How the Devil Tempts Us.--The devil does two things when he tempts us. Thus, he does not at once suggest something that appears to us as evil, but something that has a semblance of good. Thereby he would, at least in the beginning, turn a man from his chief purpose, and then afterwards it will be easier to induce him to sin, once he has been turned away ever so little. "Satan himself transformeth himself into an angel of light."[14] Then when he has once led man into sin, he so enchains him as to prevent his rising up out of his sin. The devil, therefore, does two things: he deceives a man first, and then after betraying him, enthralls him in his sin.

Temptations of the World.--The world has two ways of tempting man. The first is excessive and intemperate desire for the goods of this life: "The desire of money is the root of all evil."[15] The second way is the fears engendered by persecutors and tyrants: "We are wrapped up in darkness."[16] "All that will live godly in Christ Jesus shall suffer persecution."[17] And again: "Fear not those that slay the body."[18]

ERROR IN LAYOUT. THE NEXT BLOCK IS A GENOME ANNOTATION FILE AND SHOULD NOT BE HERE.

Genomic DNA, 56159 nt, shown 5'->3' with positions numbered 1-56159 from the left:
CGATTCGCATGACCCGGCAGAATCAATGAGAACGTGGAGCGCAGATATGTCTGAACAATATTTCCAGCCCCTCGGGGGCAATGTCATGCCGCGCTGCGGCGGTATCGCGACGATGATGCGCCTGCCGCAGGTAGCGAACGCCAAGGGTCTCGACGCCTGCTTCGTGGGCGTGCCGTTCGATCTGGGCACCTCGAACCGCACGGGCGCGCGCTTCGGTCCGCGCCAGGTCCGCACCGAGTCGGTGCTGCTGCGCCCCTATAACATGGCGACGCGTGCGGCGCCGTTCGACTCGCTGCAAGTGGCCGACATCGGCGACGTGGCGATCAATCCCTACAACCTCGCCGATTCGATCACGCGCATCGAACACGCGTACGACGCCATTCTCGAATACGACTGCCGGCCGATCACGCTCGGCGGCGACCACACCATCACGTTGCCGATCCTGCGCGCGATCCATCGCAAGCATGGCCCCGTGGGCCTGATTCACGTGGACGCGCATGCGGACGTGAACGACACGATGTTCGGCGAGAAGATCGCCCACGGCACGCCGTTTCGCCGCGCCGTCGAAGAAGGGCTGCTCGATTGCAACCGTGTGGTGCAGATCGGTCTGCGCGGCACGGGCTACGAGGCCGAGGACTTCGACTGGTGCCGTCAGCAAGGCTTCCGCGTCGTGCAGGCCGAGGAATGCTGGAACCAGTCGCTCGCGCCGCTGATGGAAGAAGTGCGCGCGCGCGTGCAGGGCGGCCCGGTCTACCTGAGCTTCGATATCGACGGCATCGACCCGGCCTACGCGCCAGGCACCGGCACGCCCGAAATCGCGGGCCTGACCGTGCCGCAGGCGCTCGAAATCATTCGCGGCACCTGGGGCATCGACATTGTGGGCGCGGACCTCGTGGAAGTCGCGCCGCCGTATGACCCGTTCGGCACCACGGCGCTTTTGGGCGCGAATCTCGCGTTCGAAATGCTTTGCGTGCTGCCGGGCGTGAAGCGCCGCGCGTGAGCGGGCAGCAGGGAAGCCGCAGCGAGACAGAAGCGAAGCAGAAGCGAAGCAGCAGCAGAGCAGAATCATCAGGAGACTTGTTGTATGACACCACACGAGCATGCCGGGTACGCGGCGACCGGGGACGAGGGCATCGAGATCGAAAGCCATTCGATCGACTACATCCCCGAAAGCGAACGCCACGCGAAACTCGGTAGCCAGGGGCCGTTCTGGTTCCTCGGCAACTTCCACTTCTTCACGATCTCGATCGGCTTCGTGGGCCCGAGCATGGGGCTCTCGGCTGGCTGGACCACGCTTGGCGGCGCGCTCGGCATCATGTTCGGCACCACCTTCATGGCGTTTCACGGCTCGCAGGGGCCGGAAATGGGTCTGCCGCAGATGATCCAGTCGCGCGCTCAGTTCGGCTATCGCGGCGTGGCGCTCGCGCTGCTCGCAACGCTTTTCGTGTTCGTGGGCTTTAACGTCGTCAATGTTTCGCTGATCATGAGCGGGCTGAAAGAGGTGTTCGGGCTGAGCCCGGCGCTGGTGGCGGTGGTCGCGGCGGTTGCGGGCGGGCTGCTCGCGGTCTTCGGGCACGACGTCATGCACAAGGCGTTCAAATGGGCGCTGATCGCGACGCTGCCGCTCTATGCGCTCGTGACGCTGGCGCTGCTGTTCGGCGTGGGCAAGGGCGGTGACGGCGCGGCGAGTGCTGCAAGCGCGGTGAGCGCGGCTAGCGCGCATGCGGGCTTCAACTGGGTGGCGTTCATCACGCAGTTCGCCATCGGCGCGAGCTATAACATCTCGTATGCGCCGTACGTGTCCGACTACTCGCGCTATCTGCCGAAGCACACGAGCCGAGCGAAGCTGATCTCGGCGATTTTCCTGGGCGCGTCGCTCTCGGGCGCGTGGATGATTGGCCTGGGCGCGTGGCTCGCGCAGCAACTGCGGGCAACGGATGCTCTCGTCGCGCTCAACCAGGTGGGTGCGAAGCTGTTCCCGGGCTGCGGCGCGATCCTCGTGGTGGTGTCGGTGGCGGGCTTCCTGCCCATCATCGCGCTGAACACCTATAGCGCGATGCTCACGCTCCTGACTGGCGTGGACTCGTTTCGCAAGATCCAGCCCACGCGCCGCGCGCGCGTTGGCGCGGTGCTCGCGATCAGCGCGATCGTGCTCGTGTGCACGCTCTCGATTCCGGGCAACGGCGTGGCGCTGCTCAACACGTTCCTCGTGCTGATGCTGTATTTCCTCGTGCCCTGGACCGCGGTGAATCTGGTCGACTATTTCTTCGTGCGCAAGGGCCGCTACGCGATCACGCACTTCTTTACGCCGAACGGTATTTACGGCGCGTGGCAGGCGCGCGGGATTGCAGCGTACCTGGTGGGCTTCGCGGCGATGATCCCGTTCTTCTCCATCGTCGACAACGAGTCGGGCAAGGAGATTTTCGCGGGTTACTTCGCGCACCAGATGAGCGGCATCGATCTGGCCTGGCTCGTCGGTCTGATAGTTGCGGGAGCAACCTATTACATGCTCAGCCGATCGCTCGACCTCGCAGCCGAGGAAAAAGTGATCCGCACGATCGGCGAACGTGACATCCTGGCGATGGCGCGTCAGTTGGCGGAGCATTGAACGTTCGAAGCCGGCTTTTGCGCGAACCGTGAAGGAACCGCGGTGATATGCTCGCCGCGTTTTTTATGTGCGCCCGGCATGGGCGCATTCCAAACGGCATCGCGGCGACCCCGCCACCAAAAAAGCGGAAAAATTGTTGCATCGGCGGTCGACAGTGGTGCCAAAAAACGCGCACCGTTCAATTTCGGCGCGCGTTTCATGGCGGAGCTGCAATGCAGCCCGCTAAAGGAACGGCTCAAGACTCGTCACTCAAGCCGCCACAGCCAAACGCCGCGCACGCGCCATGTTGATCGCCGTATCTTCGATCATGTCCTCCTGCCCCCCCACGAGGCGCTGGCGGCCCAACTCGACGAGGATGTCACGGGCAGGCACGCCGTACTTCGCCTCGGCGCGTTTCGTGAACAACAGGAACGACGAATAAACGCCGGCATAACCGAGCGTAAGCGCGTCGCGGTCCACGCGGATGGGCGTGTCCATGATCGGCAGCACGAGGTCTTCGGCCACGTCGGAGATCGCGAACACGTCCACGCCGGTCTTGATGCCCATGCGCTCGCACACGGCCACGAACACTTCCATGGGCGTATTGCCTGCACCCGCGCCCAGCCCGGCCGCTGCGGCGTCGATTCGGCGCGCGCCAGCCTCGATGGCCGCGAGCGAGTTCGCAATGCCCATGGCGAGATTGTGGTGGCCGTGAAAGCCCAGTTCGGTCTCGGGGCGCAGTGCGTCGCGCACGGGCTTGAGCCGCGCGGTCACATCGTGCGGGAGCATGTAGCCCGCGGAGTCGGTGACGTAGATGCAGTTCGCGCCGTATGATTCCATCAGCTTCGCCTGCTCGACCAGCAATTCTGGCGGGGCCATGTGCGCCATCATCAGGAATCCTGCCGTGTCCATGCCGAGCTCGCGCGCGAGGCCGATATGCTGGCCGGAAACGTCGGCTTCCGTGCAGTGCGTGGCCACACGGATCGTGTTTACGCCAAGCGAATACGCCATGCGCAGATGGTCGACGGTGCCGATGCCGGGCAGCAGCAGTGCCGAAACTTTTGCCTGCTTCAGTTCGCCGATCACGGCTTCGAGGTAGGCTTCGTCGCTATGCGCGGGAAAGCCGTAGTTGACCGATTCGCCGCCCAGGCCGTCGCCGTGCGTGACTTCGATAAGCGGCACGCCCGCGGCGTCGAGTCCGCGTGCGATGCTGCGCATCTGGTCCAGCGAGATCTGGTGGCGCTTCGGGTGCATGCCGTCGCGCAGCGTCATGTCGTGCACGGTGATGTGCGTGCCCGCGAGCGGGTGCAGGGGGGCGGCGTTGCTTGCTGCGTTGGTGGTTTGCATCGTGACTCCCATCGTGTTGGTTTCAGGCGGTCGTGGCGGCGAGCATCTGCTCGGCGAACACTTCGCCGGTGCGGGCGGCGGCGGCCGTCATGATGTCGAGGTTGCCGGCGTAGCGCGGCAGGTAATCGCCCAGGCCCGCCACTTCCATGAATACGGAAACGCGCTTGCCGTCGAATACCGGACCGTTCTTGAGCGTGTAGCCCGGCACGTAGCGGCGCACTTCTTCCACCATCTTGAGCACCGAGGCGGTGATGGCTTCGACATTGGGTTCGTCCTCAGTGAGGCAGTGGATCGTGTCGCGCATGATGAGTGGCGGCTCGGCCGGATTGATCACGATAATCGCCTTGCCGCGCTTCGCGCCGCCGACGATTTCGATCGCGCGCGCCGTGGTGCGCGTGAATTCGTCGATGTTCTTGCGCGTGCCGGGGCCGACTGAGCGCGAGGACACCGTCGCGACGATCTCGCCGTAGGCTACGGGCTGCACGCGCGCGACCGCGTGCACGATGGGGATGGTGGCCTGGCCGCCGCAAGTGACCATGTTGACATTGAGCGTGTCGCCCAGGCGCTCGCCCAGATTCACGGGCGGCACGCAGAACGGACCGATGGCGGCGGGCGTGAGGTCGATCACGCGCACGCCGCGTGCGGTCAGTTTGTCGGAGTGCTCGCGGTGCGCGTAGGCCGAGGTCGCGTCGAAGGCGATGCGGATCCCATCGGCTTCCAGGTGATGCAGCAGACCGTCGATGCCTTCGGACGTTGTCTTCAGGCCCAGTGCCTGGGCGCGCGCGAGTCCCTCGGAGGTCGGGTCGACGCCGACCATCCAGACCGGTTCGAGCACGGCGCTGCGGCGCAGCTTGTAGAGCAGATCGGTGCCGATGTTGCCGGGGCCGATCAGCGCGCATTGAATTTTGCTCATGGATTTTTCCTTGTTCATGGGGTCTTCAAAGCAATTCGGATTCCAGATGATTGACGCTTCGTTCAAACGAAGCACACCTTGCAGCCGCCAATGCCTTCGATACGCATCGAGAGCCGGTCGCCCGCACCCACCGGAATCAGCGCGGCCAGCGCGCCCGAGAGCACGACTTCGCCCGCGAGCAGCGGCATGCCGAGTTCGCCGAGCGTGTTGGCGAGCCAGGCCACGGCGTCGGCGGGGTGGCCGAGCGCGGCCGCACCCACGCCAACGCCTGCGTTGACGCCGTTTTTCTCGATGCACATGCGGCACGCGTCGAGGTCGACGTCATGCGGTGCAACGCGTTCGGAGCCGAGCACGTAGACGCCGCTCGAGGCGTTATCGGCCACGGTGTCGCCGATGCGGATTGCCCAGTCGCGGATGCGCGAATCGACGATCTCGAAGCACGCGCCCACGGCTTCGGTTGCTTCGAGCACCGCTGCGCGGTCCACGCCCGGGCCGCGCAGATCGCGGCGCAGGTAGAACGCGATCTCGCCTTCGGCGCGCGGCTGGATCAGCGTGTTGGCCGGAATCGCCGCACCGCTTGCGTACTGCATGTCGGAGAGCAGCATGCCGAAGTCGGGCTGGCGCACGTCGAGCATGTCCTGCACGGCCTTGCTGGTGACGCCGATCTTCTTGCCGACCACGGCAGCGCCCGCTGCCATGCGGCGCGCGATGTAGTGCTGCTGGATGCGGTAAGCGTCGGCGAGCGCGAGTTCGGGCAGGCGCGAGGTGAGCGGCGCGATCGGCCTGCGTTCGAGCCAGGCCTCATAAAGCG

How Is One Freed from Temptation?--Now we have seen what temptation is, and also in what way and by whom one is tempted. But how is one freed from temptation? In this we must notice that Christ teaches us to pray, not that we may not be tempted, but that we may not be led into temptation. For it is when one overcomes temptation that one deserves the reward. Thus it is said: "Count it all joy when you shall fall into divers temptations."[19] And again: "Son, when thou comest to the service of God, . . . prepare thy soul for temptation."[20] Again: "Blessed is the man that endureth temptation; for when he hath been proved, he shall receive the crown of life."[21] Our Lord, therefore, teaches us to pray that we be not led into temptation, by giving our consent to it: "Let no temptation take hold on you, but such as is human."[22] The reason is that it is human to be tempted, but to give consent is devilish.